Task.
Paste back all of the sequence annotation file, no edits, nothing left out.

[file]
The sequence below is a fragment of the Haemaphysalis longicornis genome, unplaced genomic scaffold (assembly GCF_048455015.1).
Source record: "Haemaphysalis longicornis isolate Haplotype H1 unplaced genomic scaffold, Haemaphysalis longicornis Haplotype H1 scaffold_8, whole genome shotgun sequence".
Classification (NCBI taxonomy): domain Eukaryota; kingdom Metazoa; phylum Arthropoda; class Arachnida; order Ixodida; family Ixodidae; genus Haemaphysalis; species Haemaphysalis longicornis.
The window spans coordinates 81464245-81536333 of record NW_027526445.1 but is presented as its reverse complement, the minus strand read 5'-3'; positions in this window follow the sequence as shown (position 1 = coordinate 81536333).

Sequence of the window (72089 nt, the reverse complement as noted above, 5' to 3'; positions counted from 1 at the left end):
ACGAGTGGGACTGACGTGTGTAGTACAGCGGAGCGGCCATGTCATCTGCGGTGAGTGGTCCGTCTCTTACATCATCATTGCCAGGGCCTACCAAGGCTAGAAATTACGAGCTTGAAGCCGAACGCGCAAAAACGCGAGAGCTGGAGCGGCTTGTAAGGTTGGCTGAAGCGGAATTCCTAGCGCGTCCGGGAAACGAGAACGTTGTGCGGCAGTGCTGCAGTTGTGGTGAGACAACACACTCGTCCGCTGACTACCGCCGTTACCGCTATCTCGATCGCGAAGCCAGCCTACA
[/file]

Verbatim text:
The sequence below is a fragment of the Haemaphysalis longicornis genome, unplaced genomic scaffold (assembly GCF_048455015.1).
Source record: "Haemaphysalis longicornis isolate Haplotype H1 unplaced genomic scaffold, Haemaphysalis longicornis Haplotype H1 scaffold_8, whole genome shotgun sequence".
Classification (NCBI taxonomy): domain Eukaryota; kingdom Metazoa; phylum Arthropoda; class Arachnida; order Ixodida; family Ixodidae; genus Haemaphysalis; species Haemaphysalis longicornis.
The window spans coordinates 81464245-81536333 of record NW_027526445.1 but is presented as its reverse complement, the minus strand read 5'-3'; positions in this window follow the sequence as shown (position 1 = coordinate 81536333).

Sequence of the window (72089 nt, the reverse complement as noted above, 5' to 3'; positions counted from 1 at the left end):
ACGAGTGGGACTGACGTGTGTAGTACAGCGGAGCGGCCATGTCATCTGCGGTGAGTGGTCCGTCTCTTACATCATCATTGCCAGGGCCTACCAAGGCTAGAAATTACGAGCTTGAAGCCGAACGCGCAAAAACGCGAGAGCTGGAGCGGCTTGTAAGGTTGGCTGAAGCGGAATTCCTAGCGCGTCCGGGAAACGAGAACGTTGTGCGGCAGTGCTGCAGTTGTGGTGAGACAACACACTCGTCCGCTGACTACCGCCGTTACCGCTATCTCGATCGCGAAGCCAGCCTACA